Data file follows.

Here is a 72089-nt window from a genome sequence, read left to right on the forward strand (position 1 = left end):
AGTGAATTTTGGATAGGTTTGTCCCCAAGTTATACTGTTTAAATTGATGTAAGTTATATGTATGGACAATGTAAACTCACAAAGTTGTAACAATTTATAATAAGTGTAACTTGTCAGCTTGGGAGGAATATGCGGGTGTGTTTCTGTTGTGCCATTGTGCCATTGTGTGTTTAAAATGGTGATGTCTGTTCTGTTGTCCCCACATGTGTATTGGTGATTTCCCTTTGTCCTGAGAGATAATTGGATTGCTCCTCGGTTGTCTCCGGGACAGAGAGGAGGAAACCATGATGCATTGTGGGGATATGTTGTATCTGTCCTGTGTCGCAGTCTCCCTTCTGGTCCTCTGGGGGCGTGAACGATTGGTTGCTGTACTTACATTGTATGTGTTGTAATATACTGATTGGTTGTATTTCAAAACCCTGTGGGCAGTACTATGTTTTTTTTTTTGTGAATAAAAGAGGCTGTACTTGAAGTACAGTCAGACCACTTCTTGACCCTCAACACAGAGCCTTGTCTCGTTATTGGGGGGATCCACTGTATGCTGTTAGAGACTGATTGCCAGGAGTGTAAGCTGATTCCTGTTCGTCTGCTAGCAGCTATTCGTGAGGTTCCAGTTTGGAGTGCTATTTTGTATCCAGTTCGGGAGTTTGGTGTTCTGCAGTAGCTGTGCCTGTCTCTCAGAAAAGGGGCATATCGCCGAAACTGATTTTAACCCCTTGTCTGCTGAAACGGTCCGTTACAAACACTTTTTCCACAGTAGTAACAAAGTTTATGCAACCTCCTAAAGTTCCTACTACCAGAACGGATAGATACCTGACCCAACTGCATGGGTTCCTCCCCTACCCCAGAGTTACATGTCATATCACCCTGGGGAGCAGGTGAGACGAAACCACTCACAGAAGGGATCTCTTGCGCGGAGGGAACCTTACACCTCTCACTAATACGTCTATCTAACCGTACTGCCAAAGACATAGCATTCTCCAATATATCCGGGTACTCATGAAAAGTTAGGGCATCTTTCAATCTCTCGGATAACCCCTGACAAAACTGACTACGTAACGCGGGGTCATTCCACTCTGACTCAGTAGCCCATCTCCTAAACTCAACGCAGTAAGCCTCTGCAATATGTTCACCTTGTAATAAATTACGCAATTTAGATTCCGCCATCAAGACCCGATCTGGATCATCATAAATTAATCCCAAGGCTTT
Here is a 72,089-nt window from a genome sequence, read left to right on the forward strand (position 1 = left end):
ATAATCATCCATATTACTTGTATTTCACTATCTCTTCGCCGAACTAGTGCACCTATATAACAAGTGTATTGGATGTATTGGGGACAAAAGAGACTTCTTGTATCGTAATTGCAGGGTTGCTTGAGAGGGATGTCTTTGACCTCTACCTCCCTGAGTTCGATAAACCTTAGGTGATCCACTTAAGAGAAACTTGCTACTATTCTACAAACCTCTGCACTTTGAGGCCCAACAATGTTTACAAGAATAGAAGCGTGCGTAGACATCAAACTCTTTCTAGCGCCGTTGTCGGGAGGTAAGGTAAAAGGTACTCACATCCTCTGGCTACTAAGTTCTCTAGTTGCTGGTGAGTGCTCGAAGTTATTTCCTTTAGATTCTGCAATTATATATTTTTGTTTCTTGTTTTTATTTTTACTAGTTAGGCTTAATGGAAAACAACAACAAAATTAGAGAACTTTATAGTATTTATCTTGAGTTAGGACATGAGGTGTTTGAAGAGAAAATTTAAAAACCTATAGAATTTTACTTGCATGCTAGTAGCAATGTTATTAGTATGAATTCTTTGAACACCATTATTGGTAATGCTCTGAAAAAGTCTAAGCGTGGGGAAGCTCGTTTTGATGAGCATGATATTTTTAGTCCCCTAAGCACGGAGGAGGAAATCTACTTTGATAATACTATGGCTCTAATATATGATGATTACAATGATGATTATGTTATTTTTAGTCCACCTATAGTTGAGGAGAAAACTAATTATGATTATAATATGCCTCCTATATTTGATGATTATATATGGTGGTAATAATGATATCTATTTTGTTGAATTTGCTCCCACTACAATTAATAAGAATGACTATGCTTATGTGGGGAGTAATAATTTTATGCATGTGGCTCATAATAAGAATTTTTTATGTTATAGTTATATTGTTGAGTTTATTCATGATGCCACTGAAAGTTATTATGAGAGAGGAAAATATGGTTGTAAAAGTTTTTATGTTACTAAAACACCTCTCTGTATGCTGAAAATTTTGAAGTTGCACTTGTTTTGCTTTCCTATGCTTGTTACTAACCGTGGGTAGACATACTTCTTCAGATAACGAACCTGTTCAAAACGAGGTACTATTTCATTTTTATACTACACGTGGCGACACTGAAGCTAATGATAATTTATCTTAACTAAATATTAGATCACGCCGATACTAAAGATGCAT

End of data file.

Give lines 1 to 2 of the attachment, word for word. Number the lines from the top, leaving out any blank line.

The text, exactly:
Here is a 72089-nt window from a genome sequence, read left to right on the forward strand (position 1 = left end):
AGTGAATTTTGGATAGGTTTGTCCCCAAGTTATACTGTTTAAATTGATGTAAGTTATATGTATGGACAATGTAAACTCACAAAGTTGTAACAATTTATAATAAGTGTAACTTGTCAGCTTGGGAGGAATATGCGGGTGTGTTTCTGTTGTGCCATTGTGCCATTGTGTGTTTAAAATGGTGATGTCTGTTCTGTTGTCCCCACATGTGTATTGGTGATTTCCCTTTGTCCTGAGAGATAATTGGATTGCTCCTCGGTTGTCTCCGGGACAGAGAGGAGGAAACCATGATGCATTGTGGGGATATGTTGTATCTGTCCTGTGTCGCAGTCTCCCTTCTGGTCCTCTGGGGGCGTGAACGATTGGTTGCTGTACTTACATTGTATGTGTTGTAATATACTGATTGGTTGTATTTCAAAACCCTGTGGGCAGTACTATGTTTTTTTTTTTGTGAATAAAAGAGGCTGTACTTGAAGTACAGTCAGACCACTTCTTGACCCTCAACACAGAGCCTTGTCTCGTTATTGGGGGGATCCACTGTATGCTGTTAGAGACTGATTGCCAGGAGTGTAAGCTGATTCCTGTTCGTCTGCTAGCAGCTATTCGTGAGGTTCCAGTTTGGAGTGCTATTTTGTATCCAGTTCGGGAGTTTGGTGTTCTGCAGTAGCTGTGCCTGTCTCTCAGAAAAGGGGCATATCGCCGAAACTGATTTTAACCCCTTGTCTGCTGAAACGGTCCGTTACAAACACTTTTTCCACAGTAGTAACAAAGTTTATGCAACCTCCTAAAGTTCCTACTACCAGAACGGATAGATACCTGACCCAACTGCATGGGTTCCTCCCCTACCCCAGAGTTACATGTCATATCACCCTGGGGAGCAGGTGAGACGAAACCACTCACAGAAGGGATCTCTTGCGCGGAGGGAACCTTACACCTCTCACTAATACGTCTATCTAACCGTACTGCCAAAGACATAGCATTCTCCAATATATCCGGGTACTCATGAAAAGTTAGGGCATCTTTCAATCTCTCGGATAACCCCTGACAAAACTGACTACGTAACGCGGGGTCATTCCACTCTGACTCAGTAGCCCATCTCCTAAACTCAACGCAGTAAGCCTCTGCAATATGTTCACCTTGTAATAAATTACGCAATTTAGATTCCGCCATCAAGACCCGATCTGGATCATCATAAATTAATCCCAAGGCTTT